Oct. 29 (Bloomberg) -- Confidence among U.S. consumers declined in October by the most since August 2011 as the budget impasse and debt-ceiling negotiations in Washington took a toll on outlooks.
The Conference Board’s index slumped to 71.2 from a revised 80.2 last month, the New York-based private research group said today. The median forecast in a Bloomberg survey of economists called for a decrease this month to 75. The October reading was the weakest in six months.
The partial shutdown of federal agencies for half the month pushed consumer expectations to a seven-month low as the economy shows signs of cooling. Limited employment and wage gains, along with the prospect of another budget battle early next year, raise the risk of restrained holiday sales.
“What we’re seeing is more hesitancy among consumers given the fiscal policy uncertainty and the absence of confidence about future employment prospects,” said Michael Brown, an economist at Wells Fargo & Co. in Charlotte, North Carolina, who projected a reading of 71.5. “It’s very clear that consumers are going into this holiday season more restrained than last year in terms of the pace of spending.”
Estimates of consumer sentiment ranged from 70 to 82 among the 74 economists surveyed by Bloomberg after a previously reported September reading of 79.7. The Conference Board’s index averaged 53.7 in the recession that ended in June 2009.
Other reports today showed home prices increased more than forecast in August and retail sales excluding motor vehicles rose in September.
The S&P/Case-Shiller index of property values climbed 12.8 percent from August 2012, the most since February 2006, after a 12.3 percent advance a month earlier. Economists in a Bloomberg survey projected a 12.5 percent gain.
Retail sales excluding autos rose 0.4 percent in September after a 0.1 percent gain, indicating households were sustaining the economic expansion before the government shutdown this month shook confidence. The Commerce Department’s figures showed total sales dropped 0.1 percent, restrained by the biggest decrease at auto dealers since October 2012, as purchases early in the month were included in the August data.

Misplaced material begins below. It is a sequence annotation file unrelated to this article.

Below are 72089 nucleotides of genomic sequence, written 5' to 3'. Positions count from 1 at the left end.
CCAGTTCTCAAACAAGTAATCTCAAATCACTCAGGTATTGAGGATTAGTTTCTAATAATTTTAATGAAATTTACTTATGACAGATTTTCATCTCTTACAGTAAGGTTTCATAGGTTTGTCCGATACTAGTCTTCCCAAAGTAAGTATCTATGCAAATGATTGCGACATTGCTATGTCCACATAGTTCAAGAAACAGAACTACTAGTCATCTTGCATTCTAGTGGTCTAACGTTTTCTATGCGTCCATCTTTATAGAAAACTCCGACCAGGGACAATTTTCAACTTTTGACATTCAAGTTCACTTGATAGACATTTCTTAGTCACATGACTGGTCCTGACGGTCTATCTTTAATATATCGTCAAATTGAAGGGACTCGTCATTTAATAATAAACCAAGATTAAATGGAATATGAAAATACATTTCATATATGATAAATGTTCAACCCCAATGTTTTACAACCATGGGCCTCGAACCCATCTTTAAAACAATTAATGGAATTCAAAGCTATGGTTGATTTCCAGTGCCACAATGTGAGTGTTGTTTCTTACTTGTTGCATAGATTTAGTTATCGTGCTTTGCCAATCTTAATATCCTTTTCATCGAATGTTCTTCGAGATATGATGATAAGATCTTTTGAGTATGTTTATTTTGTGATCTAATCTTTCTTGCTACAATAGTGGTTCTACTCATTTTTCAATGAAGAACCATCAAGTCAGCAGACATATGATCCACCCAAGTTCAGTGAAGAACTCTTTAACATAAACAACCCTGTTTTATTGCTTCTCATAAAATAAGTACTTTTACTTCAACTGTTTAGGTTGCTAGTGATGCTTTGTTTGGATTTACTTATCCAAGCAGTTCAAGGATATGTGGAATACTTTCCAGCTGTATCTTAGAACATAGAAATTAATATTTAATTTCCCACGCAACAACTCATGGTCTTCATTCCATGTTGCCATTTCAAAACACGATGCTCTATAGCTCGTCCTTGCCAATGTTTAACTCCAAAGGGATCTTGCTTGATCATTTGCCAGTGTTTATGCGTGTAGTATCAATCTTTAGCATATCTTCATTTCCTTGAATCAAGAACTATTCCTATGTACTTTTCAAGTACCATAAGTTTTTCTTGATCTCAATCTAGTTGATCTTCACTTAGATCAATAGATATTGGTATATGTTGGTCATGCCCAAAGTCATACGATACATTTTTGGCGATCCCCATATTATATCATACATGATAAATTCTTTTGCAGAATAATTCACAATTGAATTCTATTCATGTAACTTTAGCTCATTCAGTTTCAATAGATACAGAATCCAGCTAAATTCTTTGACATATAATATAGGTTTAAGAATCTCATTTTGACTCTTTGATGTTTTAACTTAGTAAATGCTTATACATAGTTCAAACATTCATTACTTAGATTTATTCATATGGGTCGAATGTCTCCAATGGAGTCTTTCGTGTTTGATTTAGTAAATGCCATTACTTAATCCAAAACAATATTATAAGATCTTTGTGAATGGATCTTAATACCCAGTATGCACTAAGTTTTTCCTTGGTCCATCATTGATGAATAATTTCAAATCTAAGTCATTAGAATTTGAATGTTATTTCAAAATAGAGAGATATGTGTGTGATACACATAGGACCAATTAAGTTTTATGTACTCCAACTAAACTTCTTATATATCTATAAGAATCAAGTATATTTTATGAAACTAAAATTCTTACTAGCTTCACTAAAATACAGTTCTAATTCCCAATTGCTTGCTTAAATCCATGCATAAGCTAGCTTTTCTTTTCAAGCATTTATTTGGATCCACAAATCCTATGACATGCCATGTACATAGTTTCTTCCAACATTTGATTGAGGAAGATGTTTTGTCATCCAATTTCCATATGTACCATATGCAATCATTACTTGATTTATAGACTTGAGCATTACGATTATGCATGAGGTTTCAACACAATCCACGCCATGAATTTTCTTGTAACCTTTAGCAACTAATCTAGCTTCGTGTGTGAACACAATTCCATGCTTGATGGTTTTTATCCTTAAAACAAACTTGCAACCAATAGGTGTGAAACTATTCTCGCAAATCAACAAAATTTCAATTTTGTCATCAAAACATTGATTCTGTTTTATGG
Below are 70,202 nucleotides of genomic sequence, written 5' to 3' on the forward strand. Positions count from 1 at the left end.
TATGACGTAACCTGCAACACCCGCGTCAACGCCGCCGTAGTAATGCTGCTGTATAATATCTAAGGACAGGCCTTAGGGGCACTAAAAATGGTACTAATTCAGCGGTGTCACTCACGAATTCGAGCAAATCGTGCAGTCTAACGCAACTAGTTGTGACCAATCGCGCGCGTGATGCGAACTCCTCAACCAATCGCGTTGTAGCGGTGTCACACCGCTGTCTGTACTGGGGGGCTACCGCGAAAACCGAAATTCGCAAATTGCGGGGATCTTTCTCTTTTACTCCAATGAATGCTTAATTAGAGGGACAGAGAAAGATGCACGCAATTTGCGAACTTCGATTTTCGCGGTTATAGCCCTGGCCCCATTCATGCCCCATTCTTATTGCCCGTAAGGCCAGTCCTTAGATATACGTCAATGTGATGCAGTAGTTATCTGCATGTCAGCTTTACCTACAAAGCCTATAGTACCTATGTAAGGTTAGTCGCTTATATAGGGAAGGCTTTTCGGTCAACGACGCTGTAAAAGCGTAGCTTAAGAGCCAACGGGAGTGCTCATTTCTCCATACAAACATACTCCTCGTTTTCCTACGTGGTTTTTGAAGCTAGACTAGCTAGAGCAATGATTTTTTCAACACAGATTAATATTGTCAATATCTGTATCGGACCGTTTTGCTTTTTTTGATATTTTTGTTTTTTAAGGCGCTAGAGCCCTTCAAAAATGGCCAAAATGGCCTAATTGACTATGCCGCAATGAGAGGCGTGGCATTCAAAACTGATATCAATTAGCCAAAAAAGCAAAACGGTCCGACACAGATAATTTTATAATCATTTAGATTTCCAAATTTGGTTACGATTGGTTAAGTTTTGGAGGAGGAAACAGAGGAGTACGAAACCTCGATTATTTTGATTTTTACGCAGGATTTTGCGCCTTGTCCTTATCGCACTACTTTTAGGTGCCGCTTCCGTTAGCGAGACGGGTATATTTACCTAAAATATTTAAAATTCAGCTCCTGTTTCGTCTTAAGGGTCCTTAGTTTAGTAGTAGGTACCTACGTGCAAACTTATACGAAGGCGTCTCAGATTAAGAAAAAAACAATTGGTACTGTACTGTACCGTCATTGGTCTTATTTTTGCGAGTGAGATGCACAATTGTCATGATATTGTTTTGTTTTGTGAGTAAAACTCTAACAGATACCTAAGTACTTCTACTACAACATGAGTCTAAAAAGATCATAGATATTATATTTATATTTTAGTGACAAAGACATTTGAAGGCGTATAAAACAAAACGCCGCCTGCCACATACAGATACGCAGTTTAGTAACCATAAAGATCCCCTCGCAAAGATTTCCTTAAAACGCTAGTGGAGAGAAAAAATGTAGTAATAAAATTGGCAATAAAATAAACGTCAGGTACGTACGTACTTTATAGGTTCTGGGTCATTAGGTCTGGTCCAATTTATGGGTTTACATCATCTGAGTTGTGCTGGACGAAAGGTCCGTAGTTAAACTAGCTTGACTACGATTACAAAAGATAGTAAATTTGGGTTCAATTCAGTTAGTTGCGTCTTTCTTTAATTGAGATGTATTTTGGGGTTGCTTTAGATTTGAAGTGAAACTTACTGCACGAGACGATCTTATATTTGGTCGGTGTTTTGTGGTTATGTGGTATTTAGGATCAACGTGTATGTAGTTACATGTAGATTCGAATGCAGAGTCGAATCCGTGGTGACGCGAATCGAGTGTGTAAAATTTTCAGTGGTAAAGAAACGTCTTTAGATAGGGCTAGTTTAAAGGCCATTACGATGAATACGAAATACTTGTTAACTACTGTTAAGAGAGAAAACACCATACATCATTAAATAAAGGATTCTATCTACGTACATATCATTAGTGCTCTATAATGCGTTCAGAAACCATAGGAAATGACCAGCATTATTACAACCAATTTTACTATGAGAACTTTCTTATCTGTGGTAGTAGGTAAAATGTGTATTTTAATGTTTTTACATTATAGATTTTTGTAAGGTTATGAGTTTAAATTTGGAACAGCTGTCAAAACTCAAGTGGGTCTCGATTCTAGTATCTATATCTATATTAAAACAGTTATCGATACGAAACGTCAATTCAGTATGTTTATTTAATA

Stocks climbed, with the Standard & Poor’s 500 Index extending a record, as the data fueled bets the Federal Reserve will maintain stimulus as it starts a policy meeting. The S&P 500 rose 0.3 percent to 1,766.48 at 10:50 a.m. in New York.
The Conference Board’s gauge of consumer expectations for the next six months decreased to 71.5 from 84.7 in September. A measure of present conditions fell to 70.7 from 73.5 the month before.
The share of Americans who expected their incomes to decline rose to a six-month high of 15.4 percent from a previous reading of 13.9 percent. Fewer respondents said jobs would become more plentiful in the next six months.
The job market has been slow to strengthen, other data show. Employers added 148,000 workers in September, completing the weakest three months of job growth in a year, according to the Labor Department. The participation rate, which measures the share of the working-age population in the labor force, held at 63.2 percent, matching the lowest since August 1978.
Limited employment opportunities help explain why Fed policy makers, who begin a two-day meeting today, will probably delay a tapering of monthly asset purchases until their meeting in March, according to the median of 40 responses in a Bloomberg survey this month. The Fed’s decision to pare bond-buying depends on how it judges the strength of the U.S. expansion.
Fewer Americans said in today’s confidence survey that they plan to buy homes and cars in the next six months.
Vehicle sales fell in September after reaching an almost six-year high in August. Cars and light trucks sold last month at a 15.2 million annual pace, down from 16 million, according to data from Ward’s Automotive Group. Toyota Motor Corp., Honda Motor Co. and Nissan Motor Co. reported a drop in their U.S. sales.
Real-estate purchases also have eased as higher prices and mortgage rates sidelined potential homebuyers. Pending home sales declined 5.6 percent in September, the most in more than three years, the National Association of Realtors said yesterday in Washington.
Even before the shutdown damaged confidence, retail sales cooled in September as Americans grew less upbeat about their finances and curtailed spending.
Some merchants are planning to introduce discounts early in the holiday season to lure shoppers. Retailers including Macy’s Inc., Nordstrom Inc. and Wal-Mart Stores Inc. have cut their forecasts on concern that demand will falter in a Thanksgiving-to-Christmas holiday season that’s 25 days long, six days fewer than in 2012.
Other companies, such as United Parcel Service Inc., are projecting a boost in their business the next two months. The world’s largest package deliverer, based in Atlanta, has said it expects daily shipping volumes to rise 8 percent between Thanksgiving and Christmas, driven by online purchases.
“Looking to the fourth quarter, although some major retailers have expressed caution about holiday spending, they still expect robust online sales,” Kurt Kuehn, chief financial officer at UPS, said in an Oct. 25 earnings call.
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